“Ongoing research is changing the outlook on Alzheimer’s from hopeless to hopeful”
Up to two decades before people develop the characteristic memory loss and confusion of Alzheimer’s disease, damaging clumps of protein start to build up in their brains. Now, a blood test to detect such early brain changes has moved one step closer to clinical use.
Researchers from Washington University School of Medicine in St. Louis report (see HERE) that they can measure levels of the Alzheimer’s protein amyloid beta in the blood and use such levels to predict whether the protein has accumulated in the brain. When blood amyloid levels are combined with two other major Alzheimer’s risk factors — age and the presence of the genetic variant APOE4 — people with early Alzheimer’s brain changes can be identified with 94% accuracy, the study found.
The findings, published Aug. 1 in the journal Neurology, represent another step toward a blood test to identify people on track to develop Alzheimer’s before symptoms arise. Surprisingly, the test may be even more sensitive than the gold standard — a PET brain scan — at detecting the beginnings of amyloid deposition in the brain.
Alzheimer patients positive prospect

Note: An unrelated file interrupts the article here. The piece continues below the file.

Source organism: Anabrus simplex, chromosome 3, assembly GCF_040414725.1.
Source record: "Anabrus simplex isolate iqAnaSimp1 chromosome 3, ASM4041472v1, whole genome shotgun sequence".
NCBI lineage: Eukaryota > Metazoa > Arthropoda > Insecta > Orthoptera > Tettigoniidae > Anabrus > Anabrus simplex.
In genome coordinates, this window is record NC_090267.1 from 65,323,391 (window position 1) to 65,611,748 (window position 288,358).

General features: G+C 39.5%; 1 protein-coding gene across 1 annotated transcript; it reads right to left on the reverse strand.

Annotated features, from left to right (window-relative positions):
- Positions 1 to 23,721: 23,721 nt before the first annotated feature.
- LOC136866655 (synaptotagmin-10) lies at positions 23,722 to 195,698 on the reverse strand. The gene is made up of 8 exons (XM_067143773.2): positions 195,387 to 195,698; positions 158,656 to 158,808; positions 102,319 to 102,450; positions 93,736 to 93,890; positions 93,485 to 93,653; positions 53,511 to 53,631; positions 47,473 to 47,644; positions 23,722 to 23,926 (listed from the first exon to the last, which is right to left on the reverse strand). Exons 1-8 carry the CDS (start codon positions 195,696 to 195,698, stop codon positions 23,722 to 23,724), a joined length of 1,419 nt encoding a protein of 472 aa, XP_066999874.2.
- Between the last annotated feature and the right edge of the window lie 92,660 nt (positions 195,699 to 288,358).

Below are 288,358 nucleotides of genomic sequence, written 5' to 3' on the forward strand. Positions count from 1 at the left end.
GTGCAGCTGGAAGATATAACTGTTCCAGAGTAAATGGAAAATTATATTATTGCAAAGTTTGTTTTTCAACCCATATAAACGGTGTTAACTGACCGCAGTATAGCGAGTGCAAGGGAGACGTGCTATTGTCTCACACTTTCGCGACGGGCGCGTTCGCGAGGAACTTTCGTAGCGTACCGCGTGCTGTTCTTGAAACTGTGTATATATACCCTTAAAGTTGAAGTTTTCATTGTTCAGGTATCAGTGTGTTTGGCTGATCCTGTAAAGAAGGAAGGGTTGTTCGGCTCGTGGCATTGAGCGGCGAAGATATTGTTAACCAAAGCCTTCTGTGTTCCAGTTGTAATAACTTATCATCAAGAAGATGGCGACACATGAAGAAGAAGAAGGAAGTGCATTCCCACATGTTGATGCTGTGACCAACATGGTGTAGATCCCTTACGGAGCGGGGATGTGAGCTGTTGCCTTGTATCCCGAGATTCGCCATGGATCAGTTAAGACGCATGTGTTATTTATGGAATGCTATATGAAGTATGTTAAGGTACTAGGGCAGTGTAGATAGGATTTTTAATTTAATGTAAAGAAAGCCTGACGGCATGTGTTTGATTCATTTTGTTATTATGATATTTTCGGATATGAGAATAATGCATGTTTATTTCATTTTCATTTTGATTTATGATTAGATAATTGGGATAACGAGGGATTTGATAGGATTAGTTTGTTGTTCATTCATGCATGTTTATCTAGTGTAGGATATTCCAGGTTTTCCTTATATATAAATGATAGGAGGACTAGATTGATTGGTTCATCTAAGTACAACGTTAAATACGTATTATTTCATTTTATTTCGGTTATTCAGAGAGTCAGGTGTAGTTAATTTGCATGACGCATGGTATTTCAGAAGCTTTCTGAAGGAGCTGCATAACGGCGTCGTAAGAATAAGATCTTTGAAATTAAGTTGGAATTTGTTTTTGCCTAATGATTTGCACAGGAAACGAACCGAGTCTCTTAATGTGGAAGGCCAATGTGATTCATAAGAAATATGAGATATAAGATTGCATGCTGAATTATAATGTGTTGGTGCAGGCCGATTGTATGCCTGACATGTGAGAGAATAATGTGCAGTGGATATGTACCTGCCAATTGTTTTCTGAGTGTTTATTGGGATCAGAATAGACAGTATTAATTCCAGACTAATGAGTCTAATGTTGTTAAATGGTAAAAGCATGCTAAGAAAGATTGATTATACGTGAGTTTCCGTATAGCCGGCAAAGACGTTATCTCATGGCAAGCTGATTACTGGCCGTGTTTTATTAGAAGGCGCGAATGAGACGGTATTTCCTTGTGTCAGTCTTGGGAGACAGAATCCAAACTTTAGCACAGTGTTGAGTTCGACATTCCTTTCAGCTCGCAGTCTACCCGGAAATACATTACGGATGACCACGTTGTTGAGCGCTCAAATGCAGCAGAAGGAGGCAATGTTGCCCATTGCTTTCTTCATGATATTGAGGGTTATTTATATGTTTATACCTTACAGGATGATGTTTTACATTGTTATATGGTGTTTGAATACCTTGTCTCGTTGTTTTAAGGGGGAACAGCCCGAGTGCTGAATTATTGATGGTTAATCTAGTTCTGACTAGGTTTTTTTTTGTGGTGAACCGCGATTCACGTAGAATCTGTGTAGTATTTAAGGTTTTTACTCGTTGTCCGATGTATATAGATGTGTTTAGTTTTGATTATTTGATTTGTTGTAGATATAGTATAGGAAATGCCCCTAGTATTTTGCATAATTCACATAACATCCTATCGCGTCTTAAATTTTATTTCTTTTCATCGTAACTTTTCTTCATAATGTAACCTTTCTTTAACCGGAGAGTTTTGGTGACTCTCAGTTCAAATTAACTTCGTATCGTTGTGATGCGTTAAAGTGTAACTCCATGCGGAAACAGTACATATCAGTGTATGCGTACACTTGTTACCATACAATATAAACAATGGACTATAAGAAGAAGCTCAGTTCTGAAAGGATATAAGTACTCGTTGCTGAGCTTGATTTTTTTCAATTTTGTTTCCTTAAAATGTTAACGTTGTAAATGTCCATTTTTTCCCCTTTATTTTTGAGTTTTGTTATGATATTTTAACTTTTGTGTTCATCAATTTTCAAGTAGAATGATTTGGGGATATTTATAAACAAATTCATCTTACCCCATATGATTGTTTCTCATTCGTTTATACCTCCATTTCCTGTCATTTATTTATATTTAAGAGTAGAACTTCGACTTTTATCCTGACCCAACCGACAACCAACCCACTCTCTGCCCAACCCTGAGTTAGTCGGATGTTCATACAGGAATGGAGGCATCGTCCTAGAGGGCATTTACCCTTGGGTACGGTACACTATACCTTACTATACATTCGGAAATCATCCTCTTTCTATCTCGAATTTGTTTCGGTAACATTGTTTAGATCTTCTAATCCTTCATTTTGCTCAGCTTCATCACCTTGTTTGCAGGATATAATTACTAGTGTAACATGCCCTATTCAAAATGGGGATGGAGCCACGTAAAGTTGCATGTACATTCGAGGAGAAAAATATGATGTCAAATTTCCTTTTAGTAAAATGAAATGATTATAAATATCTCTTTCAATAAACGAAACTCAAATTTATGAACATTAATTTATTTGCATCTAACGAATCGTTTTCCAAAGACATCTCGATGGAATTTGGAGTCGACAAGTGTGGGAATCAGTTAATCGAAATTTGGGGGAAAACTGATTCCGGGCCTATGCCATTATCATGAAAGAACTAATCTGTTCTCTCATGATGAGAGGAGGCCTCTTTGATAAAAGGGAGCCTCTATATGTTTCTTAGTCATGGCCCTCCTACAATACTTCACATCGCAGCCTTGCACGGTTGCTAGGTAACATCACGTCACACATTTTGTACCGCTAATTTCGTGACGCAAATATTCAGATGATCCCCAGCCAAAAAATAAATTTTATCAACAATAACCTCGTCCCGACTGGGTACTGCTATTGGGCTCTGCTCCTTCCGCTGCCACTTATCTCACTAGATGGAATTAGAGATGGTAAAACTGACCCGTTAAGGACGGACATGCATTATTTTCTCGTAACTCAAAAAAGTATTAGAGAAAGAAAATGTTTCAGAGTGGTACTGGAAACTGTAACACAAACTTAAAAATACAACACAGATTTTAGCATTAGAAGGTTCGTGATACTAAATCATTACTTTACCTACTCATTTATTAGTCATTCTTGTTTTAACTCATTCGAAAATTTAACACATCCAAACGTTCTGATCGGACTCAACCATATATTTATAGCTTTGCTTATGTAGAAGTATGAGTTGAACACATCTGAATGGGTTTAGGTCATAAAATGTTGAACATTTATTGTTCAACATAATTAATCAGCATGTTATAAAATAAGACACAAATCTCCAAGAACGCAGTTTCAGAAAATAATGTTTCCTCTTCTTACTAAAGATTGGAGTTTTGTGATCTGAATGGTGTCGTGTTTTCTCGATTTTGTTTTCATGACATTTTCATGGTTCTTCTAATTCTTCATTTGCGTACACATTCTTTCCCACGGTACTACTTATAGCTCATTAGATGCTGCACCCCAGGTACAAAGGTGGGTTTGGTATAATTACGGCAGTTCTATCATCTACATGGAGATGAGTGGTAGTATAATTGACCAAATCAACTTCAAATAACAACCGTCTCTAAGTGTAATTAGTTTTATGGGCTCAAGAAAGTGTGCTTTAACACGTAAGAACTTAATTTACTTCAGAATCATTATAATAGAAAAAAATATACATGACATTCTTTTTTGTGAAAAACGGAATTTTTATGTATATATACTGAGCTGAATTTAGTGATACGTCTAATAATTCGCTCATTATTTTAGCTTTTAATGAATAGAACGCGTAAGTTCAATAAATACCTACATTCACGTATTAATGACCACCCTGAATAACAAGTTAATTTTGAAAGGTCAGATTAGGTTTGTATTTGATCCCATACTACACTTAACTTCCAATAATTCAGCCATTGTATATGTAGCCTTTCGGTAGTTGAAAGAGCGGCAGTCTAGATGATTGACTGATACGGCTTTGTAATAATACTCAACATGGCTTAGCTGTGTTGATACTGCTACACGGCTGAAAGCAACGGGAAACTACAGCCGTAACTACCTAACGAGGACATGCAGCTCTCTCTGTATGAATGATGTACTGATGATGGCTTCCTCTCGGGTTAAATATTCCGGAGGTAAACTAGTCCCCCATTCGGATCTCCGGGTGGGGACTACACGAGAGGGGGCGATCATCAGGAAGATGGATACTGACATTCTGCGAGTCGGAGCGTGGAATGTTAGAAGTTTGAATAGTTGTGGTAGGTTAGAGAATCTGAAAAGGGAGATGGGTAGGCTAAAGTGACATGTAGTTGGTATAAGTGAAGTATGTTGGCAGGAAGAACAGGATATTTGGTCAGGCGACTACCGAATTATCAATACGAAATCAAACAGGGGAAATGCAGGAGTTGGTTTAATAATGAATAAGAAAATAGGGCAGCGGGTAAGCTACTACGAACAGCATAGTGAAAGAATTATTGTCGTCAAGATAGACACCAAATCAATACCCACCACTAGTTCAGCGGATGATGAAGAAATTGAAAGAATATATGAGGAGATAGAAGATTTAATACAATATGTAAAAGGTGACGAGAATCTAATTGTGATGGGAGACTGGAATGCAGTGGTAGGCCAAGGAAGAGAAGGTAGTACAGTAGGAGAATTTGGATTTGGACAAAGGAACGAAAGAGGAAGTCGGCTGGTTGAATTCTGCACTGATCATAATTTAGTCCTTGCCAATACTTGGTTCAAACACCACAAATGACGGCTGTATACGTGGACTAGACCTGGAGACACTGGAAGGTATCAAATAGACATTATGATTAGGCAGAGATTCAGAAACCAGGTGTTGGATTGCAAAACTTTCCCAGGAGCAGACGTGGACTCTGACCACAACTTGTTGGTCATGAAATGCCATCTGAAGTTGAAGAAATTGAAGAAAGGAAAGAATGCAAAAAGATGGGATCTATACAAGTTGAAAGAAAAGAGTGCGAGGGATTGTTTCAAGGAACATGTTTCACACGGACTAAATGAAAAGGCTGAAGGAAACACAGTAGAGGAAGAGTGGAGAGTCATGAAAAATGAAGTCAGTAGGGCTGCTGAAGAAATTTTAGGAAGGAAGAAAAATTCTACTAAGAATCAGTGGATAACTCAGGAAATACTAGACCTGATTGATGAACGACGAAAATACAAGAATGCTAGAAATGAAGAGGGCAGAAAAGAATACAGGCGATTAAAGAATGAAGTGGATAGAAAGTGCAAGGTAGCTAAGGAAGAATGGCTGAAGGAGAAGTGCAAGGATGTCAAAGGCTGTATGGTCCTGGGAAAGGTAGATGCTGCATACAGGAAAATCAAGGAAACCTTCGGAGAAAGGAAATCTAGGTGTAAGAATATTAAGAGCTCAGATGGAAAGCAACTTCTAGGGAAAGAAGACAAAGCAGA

Such a test may become available at doctors’ offices within a few years, but its benefits will be much greater once there are treatments to halt the disease process and forestall dementia. Clinical trials of preventive drug candidates have been hampered by the difficulty of identifying participants who have Alzheimer’s brain changes but no cognitive problems. The blood test could provide a way to efficiently screen for people with early signs of disease so they can participate in clinical trials evaluating whether drugs can prevent Alzheimer’s dementia (read more HERE).
The Alzheimer’s specialists says there is growing consensus among neurologists that Alzheimer’s treatment needs to begin as early as possible, ideally before any cognitive symptoms arise. By the time people become forgetful, their brains are so severely damaged no therapy is likely to fully heal them. But testing preventive treatments requires screening thousands of healthy people to find a study population of people with amyloid build-up and no cognitive problems, a slow and expensive process. For the first time this new test could open a hopeful avenue to treat and prevent this disease.